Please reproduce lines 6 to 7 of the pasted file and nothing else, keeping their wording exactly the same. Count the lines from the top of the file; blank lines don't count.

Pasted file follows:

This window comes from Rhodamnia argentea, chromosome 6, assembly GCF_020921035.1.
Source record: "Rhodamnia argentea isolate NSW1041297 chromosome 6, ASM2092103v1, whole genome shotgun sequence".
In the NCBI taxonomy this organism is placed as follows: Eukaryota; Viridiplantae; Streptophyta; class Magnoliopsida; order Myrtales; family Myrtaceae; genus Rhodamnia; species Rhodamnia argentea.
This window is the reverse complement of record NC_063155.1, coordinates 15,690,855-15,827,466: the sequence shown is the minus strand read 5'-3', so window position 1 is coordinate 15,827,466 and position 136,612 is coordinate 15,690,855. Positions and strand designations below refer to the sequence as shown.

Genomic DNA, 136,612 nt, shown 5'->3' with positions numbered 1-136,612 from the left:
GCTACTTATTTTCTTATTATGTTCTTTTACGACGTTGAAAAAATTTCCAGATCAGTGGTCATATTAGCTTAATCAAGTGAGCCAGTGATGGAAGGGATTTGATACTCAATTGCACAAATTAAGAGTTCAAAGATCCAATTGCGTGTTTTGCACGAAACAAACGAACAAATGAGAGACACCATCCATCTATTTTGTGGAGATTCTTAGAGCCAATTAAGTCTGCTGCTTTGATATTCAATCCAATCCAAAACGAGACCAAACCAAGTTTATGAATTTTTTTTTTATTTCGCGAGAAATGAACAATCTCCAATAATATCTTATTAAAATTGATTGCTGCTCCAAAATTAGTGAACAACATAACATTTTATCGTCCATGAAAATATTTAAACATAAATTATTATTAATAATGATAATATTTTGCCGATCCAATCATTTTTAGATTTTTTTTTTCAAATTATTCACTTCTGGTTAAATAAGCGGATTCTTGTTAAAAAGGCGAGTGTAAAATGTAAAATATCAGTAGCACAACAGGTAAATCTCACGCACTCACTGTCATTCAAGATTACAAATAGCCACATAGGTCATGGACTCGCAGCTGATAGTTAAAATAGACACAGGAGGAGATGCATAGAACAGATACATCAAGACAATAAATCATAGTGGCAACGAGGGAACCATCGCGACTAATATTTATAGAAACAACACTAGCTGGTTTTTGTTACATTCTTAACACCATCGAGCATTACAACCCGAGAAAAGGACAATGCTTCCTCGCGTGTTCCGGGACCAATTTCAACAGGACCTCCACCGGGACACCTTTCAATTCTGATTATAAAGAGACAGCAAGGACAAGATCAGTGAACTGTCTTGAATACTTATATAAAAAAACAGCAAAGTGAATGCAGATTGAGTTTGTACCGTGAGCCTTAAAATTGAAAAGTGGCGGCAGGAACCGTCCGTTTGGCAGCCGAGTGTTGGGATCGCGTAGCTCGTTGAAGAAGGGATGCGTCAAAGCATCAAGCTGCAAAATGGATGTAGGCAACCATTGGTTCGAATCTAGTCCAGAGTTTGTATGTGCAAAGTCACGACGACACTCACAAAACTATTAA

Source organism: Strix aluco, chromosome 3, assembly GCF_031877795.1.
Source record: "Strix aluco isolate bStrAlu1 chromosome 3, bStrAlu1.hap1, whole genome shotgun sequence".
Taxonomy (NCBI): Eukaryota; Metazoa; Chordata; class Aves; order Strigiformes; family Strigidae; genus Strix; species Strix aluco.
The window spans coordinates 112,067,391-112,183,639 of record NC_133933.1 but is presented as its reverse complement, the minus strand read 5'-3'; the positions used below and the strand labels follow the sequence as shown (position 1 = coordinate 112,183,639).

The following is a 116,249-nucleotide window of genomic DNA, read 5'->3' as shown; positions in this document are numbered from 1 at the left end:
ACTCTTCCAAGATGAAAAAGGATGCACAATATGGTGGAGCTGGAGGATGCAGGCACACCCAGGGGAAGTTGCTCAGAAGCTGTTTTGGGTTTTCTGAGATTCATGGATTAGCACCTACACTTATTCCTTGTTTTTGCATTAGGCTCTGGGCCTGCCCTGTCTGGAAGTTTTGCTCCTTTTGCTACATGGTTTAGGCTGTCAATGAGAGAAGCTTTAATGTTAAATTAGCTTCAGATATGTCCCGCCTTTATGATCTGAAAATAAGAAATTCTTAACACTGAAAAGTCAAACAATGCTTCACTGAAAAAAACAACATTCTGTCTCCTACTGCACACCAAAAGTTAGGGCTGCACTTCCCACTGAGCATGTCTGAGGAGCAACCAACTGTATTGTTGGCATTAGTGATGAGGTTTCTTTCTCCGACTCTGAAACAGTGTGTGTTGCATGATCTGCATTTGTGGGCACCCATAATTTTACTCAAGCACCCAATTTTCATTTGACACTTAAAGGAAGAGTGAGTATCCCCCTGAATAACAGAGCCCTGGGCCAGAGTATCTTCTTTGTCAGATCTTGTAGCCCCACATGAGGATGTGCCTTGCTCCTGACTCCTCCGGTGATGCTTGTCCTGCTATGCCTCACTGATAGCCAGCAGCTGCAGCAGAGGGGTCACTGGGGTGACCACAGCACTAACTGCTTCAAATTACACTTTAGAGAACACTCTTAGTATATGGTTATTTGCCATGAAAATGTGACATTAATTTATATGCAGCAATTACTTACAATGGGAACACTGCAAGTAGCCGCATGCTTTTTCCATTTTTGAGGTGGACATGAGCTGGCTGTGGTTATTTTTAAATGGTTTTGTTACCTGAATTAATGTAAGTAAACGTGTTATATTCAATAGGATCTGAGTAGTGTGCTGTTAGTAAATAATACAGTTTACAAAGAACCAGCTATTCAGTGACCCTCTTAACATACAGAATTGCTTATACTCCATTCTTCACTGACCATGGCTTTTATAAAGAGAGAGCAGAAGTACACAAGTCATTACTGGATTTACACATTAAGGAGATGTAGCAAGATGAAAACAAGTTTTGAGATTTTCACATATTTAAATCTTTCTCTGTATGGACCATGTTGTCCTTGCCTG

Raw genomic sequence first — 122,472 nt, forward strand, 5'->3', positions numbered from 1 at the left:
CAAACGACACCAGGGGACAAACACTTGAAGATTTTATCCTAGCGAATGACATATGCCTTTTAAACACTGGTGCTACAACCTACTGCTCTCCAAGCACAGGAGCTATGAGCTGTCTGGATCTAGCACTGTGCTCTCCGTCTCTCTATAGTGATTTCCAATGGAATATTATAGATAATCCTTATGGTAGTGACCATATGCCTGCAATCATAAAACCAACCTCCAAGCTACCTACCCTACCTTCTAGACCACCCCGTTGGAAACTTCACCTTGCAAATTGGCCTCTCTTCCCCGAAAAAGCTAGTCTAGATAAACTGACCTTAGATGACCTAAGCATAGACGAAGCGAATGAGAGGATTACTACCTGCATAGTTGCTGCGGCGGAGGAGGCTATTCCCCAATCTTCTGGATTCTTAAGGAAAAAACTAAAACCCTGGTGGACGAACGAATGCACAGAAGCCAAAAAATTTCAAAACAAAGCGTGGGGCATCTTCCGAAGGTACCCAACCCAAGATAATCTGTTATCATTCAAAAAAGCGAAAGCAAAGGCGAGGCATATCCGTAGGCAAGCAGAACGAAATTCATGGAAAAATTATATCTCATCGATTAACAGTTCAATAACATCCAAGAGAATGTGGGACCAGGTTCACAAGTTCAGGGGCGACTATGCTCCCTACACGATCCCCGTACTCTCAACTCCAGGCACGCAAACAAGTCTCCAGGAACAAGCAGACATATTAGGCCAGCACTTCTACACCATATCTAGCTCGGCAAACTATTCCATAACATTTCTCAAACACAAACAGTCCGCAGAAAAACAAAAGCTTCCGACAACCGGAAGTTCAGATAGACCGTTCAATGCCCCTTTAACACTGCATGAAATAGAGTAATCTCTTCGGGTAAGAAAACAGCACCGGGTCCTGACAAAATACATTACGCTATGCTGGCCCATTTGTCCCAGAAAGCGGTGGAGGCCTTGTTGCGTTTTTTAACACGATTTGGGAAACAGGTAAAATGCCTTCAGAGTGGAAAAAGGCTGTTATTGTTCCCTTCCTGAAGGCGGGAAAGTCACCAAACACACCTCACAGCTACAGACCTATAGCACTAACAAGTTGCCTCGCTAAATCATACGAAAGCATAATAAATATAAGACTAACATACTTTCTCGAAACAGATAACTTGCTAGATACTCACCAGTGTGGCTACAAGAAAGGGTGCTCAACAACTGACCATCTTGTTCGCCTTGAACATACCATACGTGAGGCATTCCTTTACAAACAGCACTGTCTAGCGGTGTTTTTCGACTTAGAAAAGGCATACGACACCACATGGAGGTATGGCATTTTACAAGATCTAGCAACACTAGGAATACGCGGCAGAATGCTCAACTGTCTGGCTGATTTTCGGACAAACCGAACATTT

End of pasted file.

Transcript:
GCTACTTATTTTCTTATTATGTTCTTTTACGACGTTGAAAAAATTTCCAGATCAGTGGTCATATTAGCTTAATCAAGTGAGCCAGTGATGGAAGGGATTTGATACTCAATTGCACAAATTAAGAGTTCAAAGATCCAATTGCGTGTTTTGCACGAAACAAACGAACAAATGAGAGACACCATCCATCTATTTTGTGGAGATTCTTAGAGCCAATTAAGTCTGCTGCTTTGATATTCAATCCAATCCAAAACGAGACCAAACCAAGTTTATGAATTTTTTTTTTATTTCGCGAGAAATGAACAATCTCCAATAATATCTTATTAAAATTGATTGCTGCTCCAAAATTAGTGAACAACATAACATTTTATCGTCCATGAAAATATTTAAACATAAATTATTATTAATAATGATAATATTTTGCCGATCCAATCATTTTTAGATTTTTTTTTTCAAATTATTCACTTCTGGTTAAATAAGCGGATTCTTGTTAAAAAGGCGAGTGTAAAATGTAAAATATCAGTAGCACAACAGGTAAATCTCACGCACTCACTGTCATTCAAGATTACAAATAGCCACATAGGTCATGGACTCGCAGCTGATAGTTAAAATAGACACAGGAGGAGATGCATAGAACAGATACATCAAGACAATAAATCATAGTGGCAACGAGGGAACCATCGCGACTAATATTTATAGAAACAACACTAGCTGGTTTTTGTTACATTCTTAACACCATCGAGCATTACAACCCGAGAAAAGGACAATGCTTCCTCGCGTGTTCCGGGACCAATTTCAACAGGACCTCCACCGGGACACCTTTCAATTCTGATTATAAAGAGACAGCAAGGACAAGATCAGTGAACTGTCTTGAATACTTATATAAAAAAACAGCAAAGTGAATGCAGATTGAGTTTGTACCGTGAGCCTTAAAATTGAAAAGTGGCGGCAGGAACCGTCCGTTTGGCAGCCGAGTGTTGGGATCGCGTAGCTCGTTGAAGAAGGGATGCGTCAAAGCATCAAGCTGCAAAATGGATGTAGGCAACCATTGGTTCGAATCTAGTCCAGAGTTTGTATGTGCAAAGTCACGACGACACTCACAAAACTATTAA

Source organism: Strix aluco, chromosome 3, assembly GCF_031877795.1.